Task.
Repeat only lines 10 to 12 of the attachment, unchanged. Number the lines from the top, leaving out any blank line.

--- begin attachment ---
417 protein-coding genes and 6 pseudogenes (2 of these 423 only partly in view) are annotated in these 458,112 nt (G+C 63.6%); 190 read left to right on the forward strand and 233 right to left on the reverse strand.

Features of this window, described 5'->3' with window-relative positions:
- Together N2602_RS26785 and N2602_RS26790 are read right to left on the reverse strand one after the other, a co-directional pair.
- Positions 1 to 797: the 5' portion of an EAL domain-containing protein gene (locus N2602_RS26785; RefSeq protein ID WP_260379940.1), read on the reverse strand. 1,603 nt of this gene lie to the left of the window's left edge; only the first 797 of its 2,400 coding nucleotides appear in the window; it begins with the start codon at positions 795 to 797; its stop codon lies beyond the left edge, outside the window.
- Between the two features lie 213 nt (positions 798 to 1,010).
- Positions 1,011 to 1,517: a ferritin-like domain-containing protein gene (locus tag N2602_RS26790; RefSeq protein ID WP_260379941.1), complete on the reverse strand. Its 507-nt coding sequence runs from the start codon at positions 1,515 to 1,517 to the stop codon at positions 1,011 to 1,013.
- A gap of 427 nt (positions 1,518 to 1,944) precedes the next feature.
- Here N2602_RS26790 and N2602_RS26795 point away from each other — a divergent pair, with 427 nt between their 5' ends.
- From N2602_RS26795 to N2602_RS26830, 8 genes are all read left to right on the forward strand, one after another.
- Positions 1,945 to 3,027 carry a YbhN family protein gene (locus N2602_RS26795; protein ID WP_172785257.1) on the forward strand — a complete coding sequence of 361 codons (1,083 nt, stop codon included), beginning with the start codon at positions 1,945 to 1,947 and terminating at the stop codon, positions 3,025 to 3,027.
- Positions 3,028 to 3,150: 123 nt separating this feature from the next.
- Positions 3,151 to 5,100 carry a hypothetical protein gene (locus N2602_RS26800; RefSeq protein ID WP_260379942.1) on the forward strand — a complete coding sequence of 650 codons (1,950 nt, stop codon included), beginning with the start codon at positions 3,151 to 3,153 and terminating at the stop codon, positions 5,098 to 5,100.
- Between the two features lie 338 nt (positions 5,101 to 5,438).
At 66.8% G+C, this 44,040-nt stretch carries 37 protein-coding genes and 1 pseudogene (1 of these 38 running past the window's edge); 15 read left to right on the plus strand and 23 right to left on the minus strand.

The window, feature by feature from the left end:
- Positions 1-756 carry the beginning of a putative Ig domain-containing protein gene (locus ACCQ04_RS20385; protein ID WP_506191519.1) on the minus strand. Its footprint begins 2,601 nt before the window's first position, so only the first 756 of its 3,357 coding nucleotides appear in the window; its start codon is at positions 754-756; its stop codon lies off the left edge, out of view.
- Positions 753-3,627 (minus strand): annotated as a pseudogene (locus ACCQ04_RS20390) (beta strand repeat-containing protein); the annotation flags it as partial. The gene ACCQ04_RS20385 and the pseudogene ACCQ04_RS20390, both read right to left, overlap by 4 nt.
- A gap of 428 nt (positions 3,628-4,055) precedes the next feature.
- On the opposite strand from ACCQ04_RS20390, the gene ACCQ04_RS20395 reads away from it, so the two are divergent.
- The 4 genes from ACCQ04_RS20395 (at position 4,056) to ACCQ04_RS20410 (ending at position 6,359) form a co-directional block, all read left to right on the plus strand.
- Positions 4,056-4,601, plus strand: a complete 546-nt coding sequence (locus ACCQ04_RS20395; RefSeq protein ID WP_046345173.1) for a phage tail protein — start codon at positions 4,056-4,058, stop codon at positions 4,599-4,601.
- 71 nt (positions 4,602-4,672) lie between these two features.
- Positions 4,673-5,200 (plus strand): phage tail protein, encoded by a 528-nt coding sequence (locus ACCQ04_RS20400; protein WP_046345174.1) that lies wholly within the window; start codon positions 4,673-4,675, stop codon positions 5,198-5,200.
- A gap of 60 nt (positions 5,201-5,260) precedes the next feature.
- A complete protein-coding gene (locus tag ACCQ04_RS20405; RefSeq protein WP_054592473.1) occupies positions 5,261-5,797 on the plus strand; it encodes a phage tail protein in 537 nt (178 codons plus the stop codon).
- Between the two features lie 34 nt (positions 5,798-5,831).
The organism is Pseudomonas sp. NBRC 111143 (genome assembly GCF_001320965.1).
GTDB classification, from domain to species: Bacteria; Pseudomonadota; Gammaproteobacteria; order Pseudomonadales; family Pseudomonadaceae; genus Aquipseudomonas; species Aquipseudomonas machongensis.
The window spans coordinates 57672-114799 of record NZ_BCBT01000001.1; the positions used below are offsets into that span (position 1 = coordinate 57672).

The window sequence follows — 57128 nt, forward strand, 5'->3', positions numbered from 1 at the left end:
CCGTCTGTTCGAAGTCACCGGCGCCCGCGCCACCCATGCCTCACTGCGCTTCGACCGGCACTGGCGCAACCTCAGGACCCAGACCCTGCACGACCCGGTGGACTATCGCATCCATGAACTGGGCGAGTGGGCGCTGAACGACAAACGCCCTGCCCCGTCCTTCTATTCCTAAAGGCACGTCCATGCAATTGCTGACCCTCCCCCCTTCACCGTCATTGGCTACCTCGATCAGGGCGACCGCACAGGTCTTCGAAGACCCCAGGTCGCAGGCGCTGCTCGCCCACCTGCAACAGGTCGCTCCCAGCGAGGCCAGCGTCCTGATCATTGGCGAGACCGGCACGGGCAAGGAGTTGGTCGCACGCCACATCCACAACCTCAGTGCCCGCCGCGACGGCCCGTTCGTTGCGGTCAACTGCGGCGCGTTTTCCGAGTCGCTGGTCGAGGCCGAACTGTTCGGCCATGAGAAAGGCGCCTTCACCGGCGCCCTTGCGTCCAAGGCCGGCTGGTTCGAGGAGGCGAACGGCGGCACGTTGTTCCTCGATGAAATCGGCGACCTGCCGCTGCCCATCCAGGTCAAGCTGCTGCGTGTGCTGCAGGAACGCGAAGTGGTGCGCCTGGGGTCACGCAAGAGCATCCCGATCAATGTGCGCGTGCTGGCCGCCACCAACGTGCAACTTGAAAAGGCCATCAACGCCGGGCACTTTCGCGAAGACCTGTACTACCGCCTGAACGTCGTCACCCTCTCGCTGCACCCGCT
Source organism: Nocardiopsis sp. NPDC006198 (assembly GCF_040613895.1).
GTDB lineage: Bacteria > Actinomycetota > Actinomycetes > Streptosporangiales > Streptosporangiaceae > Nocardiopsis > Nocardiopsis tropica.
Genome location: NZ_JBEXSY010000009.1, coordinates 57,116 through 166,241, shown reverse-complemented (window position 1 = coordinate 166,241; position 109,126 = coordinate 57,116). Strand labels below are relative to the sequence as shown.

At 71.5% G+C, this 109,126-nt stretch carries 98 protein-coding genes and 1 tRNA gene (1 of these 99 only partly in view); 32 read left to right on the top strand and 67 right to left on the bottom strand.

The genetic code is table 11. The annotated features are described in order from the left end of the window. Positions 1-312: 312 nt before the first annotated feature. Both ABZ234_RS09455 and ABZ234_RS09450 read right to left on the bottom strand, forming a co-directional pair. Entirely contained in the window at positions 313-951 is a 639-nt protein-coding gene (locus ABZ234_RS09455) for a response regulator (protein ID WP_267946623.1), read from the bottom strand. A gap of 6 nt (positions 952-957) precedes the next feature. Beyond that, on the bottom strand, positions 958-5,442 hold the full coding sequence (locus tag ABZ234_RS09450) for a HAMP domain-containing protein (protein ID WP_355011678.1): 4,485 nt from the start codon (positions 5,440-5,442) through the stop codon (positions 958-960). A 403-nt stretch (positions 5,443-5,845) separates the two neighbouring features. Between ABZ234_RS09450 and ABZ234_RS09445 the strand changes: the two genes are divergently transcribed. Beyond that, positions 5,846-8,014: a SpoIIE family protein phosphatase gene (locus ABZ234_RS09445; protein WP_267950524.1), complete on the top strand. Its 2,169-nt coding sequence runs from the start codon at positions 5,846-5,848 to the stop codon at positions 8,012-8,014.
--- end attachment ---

- Positions 1,945 to 3,027 carry a YbhN family protein gene (locus N2602_RS26795; protein ID WP_172785257.1) on the forward strand — a complete coding sequence of 361 codons (1,083 nt, stop codon included), beginning with the start codon at positions 1,945 to 1,947 and terminating at the stop codon, positions 3,025 to 3,027.
- Positions 3,028 to 3,150: 123 nt separating this feature from the next.
- Positions 3,151 to 5,100 carry a hypothetical protein gene (locus N2602_RS26800; RefSeq protein ID WP_260379942.1) on the forward strand — a complete coding sequence of 650 codons (1,950 nt, stop codon included), beginning with the start codon at positions 3,151 to 3,153 and terminating at the stop codon, positions 5,098 to 5,100.